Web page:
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Transformational-Generative Grammar

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Transformational-Generative Grammar Empty Transformational-Generative Grammar

Post by offline on Tue Jan 11 2011, 09:54

In the 1950s the school of linguistic thought known as transformational-generative grammar received wide acclaim through the works of Noam Chomsky. Chomsky postulated a syntactic base of language (called deep structure), which consists of a series of phrase-structure rewrite rules, i.e., a series of (possibly universal) rules that generates the underlying phrase-structure of a sentence, and a series of rules (called transformations) that act upon the phrase-structure to form more complex sentences. The end result of a transformational-generative grammar is a surface structure that, after the addition of words and pronunciations, is identical to an actual sentence of a language. All languages have the same deep structure, but they differ from each other in surface structure because of the application of different rules for transformations, pronunciation, and word insertion. Another important distinction made in transformational-generative grammar is the difference between language competence (the subconscious control of a linguistic system) and language performance (the speaker's actual use of language). Although the first work done in transformational-generative grammar was syntactic, later studies have applied the theory to the phonological and semantic components of language.

The productivity of language means that there is no limit to the complexity of structure of or number of English sentences that we use and understand. We can add phrases for new animals to 'The old lady swallowed a cat that swallowed a mouse that swallowed a spider that swallowed a fly' without limit, each time creating a more complex structure. So there is no way to explain competence by listing a finite number of English sentence forms.
According to some cognitive scientists and philosophers, productivity is also a feature of human thought. One way of arguing for the extension of this feature to thought is to argue that thought shares the properties of natural languages that enables language to be indefinitely productive.

A Noun Phrase

A word or sequence of words consisting of a noun or a noun plus one or more modifiers. For example, 'cat', 'the cat', 'the black cat' are all noun phrases. In the sentence, 'The black cat is happy,' 'the black cat' is the noun phrase; 'the black cat is' is not a noun phrase. Noun phrases can be constructed recursively. That is, a noun phrase can contain another phrase within it (such as a verb phrase or another noun phrase), that contains within it another phrase, and so on. The noun phrase is one type of phrase among others in contemporary theories of grammar.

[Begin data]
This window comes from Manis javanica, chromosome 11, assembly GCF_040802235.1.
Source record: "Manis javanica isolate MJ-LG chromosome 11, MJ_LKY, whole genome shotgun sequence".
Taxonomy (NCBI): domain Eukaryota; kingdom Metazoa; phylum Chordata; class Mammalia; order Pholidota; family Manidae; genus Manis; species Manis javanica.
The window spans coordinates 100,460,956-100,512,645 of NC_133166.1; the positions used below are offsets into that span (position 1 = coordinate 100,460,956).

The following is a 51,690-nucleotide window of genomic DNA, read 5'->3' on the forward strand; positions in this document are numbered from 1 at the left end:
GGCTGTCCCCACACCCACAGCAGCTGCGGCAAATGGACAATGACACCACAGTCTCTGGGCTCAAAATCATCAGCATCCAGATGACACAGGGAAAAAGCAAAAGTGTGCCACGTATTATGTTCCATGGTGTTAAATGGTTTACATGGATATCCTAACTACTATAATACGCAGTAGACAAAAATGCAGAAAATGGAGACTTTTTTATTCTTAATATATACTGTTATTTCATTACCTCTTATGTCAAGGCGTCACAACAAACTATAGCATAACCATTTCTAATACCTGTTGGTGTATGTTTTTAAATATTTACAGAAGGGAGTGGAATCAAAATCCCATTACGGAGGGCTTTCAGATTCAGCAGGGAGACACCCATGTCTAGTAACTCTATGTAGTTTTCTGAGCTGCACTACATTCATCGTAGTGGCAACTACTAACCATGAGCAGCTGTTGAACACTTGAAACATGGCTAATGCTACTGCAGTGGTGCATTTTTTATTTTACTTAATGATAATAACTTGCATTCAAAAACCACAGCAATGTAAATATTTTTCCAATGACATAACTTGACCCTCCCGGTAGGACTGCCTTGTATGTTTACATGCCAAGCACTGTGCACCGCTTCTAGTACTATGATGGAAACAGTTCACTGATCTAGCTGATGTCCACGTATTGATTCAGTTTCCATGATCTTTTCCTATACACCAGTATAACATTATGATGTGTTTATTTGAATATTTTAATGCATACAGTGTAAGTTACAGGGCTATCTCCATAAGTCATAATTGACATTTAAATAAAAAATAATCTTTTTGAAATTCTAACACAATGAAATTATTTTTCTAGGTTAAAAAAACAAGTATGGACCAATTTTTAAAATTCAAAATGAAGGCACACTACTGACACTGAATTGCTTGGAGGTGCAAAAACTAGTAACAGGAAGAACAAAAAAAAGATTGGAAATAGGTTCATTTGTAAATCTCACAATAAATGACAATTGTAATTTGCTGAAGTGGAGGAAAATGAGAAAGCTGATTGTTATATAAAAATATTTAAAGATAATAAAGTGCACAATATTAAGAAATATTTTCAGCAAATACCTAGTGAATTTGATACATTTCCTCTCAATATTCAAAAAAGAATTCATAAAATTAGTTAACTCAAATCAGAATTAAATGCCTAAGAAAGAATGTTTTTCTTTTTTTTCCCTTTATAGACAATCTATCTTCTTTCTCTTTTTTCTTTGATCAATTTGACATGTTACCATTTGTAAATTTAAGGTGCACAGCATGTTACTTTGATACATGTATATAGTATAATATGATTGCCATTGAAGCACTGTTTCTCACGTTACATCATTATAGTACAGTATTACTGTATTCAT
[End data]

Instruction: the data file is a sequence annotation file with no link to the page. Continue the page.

A phrase structure tree is a form of representation of sentences in which nodes or elements are labelled by syntactic category (noun phrase (NP), verb phrase (VP), prepositional phrase (PP), etc.)


The transformational grammar was a theory of how grammatical knowledge is represented and processed in the brain. Developed by Noam Chomsky in the1960's, the transformational grammar consisted of:
1. Two levels of representation of the structure of sentences: an underlying, more abstract form, termed 'deep structure', and the actual form of the sentence produced, called 'surface structure'. Deep structure is represented in the form of a heirarchical tree diagram, or "phrase structure tree,"* depicting the abstract grammatical relationships between the words and phrases within a sentence.
2. A system of formal rules specifiying how deep structures are to be transformed into surface structures.
Consider the two sentences "Steven wrote a book on language" and "A book on language was written by Steven." Chomsky held that there is a deeper grammatical structure from which both these sentences are derived. The transformational grammar provides an characterization of this common form and how it is manipulated to produce actual sentences.
Or take the sentence "Who will John see." This corresponds to its surface structure. According to the transformational grammar, we form this sentence by unconsciously applying transformation rules to the underlying deep structure given in the phrase structure tree of the form "John will see who." In this particular case, the transformation rule applied is termed "Wh-movement."
The transformational grammar formed the basis for many subsequent theories of human grammatical knowledge. Since Chomsky's original presentation, many different theories have emerged. Although current theories differ significantly from the original, the notion of a transformation remains a central element in most models.

Verb Phrase
A word or sequence of words consisting of a verb (refers to an
action, existence or occurence) or a verb plus an object
(e.g. 'write', 'write a letter').

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